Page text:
# Fraleigh's proof that $M$ is a maximal ideal if and only if $R/M$ is a field

I was reading Fraleigh's abstract algebra textbook and he gave a proof about the theorem that if $R$ is a commutative ring with unity, then $M$ is a maximal ideal if and only if $R/M$ is a field. There are several spots in the proof that I don't understand, so any help would be appreciated.

The proof assumed the following lemma, which I have successfully proved.

Lemma: Let $\phi: R \to R'$ be a ring homomorphism and let $N$ be an ideal of $R,$ then $\phi[N]$ is an ideal of $\phi[R],$ but not necessary an ideal of $R'$ and if $N'$ be an ideal of either $\phi[R]$ or $R',$ then $\phi^{-1}[N']$ is an ideal of $R.$

Proof of theorem: Suppose $M$ is a maximal ideal of $R,$ then $R/M$ is a nonzero commutative ring with unity. Let $(a + M) \in R/M$ with $a \notin M$ so that $a + M$ is not the additive identity of $R/M.$ Suppose that $a + M$ doesn't have the multiplicative inverse in $R/M,$ then the set $(R/M)(a + M) = \{(r + M)(a + M)|(r + M) \in R/M \}$ doesn't contain $1 + M$ and $(R/M)(a + M)$ is an ideal of $R/M.$ It is nontrivial because $a \notin M$ and it is proper because it doesn't contain $1 + M.$ If we define the map $\gamma: R \to R/M,$ then $\gamma$ is a homomorphism and hence using the lemma, $\gamma^{-1} [(R/M)(a + M)]$ is a proper ideal of $R$ containing $M.$ This is a contradiction since $M$ is the maximal ideal of $R.$ Thus $a + M$ must have a multiplicative inverse in $R/M.$

Question: So $\gamma^{-1} [(R/M)(a + M)]$ is an ideal of $R$ according to the lemma, but why does it must contain $M?$

Conversely, suppose that $R/M$ is a field. If $N$ is any ideal of $R$ such that $M \subset N \subset R$ and $\gamma$ is a homomorphism of $R$ onto $R/M,$ then $\gamma[N]$ is an ideal of $R/M$ with $\{(0 + M) \} \subset N \subset R.$ This is a contradiction because a field doesn't contain any nontrivial proper ideal. Hence $M$ must be maximal.

Question: So $\gamma[N]$ is an ideal of $R/M$ according to the lemma, but why must $\gamma[N]$ be a nontrivial proper ideal of $R/M?$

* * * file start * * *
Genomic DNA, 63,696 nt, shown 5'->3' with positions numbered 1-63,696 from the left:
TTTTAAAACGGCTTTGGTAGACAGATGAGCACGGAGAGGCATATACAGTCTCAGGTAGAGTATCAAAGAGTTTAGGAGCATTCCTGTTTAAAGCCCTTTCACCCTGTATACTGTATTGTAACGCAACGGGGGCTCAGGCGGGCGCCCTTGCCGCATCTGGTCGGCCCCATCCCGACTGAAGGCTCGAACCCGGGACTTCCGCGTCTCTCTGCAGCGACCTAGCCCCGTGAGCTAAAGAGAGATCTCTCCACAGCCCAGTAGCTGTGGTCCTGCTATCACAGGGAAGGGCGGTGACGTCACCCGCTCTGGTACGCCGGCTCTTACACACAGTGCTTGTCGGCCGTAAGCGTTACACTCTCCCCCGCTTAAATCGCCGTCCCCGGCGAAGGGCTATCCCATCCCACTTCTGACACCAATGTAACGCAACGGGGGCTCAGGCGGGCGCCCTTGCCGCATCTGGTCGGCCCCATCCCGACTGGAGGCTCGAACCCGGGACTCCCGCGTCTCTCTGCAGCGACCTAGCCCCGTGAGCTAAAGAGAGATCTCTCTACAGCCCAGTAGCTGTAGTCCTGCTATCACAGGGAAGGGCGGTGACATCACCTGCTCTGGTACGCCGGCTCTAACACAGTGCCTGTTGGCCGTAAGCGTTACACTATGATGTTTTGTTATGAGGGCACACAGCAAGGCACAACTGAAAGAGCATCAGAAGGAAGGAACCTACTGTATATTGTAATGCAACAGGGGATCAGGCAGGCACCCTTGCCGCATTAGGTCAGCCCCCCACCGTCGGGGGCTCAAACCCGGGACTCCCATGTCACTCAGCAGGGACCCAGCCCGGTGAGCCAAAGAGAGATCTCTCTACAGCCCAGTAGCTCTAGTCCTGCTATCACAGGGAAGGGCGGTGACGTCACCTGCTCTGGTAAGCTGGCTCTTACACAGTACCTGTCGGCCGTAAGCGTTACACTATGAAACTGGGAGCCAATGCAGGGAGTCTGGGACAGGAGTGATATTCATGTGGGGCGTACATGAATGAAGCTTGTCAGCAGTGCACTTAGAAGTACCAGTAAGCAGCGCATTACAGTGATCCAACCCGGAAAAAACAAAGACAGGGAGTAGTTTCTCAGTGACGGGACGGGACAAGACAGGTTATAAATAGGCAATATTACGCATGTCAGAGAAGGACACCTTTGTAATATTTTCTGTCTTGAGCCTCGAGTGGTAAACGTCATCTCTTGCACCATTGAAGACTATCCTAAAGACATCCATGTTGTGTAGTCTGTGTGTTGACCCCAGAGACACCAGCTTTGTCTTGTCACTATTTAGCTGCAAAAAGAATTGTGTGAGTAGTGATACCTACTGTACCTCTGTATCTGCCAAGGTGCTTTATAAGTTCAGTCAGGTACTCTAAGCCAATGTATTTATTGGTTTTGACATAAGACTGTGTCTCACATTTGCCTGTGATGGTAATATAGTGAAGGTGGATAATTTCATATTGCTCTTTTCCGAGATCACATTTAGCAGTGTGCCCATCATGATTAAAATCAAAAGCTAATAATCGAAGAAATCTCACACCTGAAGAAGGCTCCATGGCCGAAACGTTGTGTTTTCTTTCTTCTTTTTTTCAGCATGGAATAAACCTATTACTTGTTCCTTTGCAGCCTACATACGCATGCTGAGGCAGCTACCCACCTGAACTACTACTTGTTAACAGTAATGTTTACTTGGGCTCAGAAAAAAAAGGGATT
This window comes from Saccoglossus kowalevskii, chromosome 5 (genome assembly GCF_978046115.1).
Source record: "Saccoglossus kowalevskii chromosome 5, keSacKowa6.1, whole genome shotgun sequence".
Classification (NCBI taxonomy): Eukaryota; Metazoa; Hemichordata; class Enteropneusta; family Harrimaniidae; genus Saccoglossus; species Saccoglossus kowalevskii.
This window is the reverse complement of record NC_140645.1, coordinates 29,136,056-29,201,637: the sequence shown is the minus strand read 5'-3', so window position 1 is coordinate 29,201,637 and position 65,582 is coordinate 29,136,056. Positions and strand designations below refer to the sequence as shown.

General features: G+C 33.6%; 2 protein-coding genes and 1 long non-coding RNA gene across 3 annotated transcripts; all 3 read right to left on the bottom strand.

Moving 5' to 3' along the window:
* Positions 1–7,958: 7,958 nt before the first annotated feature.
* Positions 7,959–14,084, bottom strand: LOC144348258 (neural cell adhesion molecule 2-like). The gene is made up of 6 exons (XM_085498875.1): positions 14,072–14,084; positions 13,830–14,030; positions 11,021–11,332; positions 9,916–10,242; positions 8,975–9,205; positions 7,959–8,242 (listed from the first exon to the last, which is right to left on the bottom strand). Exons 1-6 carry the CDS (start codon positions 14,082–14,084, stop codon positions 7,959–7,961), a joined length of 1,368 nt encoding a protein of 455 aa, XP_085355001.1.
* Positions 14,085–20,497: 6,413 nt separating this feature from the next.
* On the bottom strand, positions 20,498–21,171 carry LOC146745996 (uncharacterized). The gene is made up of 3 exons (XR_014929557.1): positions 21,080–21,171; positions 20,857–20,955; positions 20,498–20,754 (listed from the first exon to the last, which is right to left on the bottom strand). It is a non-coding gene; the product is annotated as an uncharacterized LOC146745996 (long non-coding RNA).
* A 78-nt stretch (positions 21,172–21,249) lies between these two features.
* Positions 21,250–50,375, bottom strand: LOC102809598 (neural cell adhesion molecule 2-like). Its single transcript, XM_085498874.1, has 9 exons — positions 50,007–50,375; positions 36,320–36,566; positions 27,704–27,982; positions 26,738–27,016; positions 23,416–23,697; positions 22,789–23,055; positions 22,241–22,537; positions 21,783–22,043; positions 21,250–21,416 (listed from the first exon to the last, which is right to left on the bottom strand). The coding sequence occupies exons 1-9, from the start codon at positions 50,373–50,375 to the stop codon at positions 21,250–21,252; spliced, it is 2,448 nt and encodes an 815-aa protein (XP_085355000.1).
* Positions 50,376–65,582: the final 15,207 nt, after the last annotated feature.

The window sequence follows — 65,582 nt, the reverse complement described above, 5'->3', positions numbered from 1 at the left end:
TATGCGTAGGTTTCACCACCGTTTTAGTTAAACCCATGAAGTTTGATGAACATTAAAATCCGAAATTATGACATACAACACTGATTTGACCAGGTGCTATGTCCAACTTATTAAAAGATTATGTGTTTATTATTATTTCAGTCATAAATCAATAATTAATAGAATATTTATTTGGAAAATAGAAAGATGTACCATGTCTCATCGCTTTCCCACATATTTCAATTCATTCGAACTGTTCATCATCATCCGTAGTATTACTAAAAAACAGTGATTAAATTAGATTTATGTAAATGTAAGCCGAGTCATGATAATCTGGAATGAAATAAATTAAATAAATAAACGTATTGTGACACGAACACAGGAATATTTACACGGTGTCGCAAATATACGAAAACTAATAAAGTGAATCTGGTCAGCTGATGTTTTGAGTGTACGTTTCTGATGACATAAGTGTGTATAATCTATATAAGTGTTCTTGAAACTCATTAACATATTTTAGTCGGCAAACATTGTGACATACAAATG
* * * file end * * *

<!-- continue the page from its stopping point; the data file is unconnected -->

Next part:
• The inverse image of any ideal (of the quotient) contains the kernel of the quotient map (in this case M - since, what is the inverse image of 0, i.e. [M]?). The second question follows the same reasoning as above: there is an inclusion perserving bijection between ideals of the quotient and ideals of $R$ containing $M$. I think this is the third isomorphism theorem? Maybe this will help. – Eoin May 8 '16 at 1:45

## 2 Answers

You can show it directly-let $J = \{ra + M: r \in R\}$. We have that this is an ideal of $R/M$ since:

$(ra + M) - (r'a + M) = (ra - r'a) + M = (r-r')a + M \in J$, so $J$ is an additive subgroup, and for any $x + M \in R/M$:

$(x + M)(ra + M) = x(ra) + M = (xr)a + M \in J$.

Now if $\gamma: R \to R/M$ is the map $r \mapsto r + M$, we consider $\gamma^{-1}(J)$. We could also show directly this is an ideal of $R$, but you say you understand this.

If $m \in M$, we have $\gamma(m) = m + M = 0 + M$ (since $m - 0 = m \in M$), and

$0 + M = 0a + M \in J$, so $\gamma$ maps every element of $M$ inside $J$.

The answer to your second question is trivial: we have $\gamma(\gamma^{-1}(J)) = J$, as we do for any surjective function (the image of a pre-image set, is the original set).

Note that the surjectivity of $\gamma$ is key: if $\gamma(R) \neq R'$ for a ring-homomorphism $\gamma: R \to R'$, then for an additive subgroup $I' \subseteq \gamma(R)$ we might not be able to show that given $r' \in R'$ and $x' \in I'$, that $r'x' \in \gamma(R)$, much less $I'$.

• The image of a pre-image is only equal to the original set in the case that you are working with a surjective function (not any function). – J. David Taylor May 8 '16 at 17:07
• Good point, I have amended my answer. – David Wheeler May 9 '16 at 11:04

Viewing $R$ as an abelian group and $M$ as a subgroup, the lattice isomorphism theorem (aka correspondence theorem) for abelian groups (https://en.wikipedia.org/wiki/Correspondence_theorem_(group_theory)) shows that $\gamma^{-1}[(R/M)(a+M)])$ contains $M$ because $(R/M)(a+M)$ is a subgroup of $R/M$. You can trace the proof in any text on abstract algebra to see why this is so.

$\gamma[N]$ is an ideal because $\gamma$ is surjective. It is non-trivial because the lattice isomorphism theorem gives a bijection of subgroups containing $M$ with subgroups of $R/M$. Since $N\neq M$, their images in $R/M$ must be distinct. It is proper because $N\neq R$, and again they must have distinct images in $R/M$.

Note that the lattice isomorphism extends to a theorem about ideals, and further to one about modules, but that extra level of specification is unnecessary to apply it here.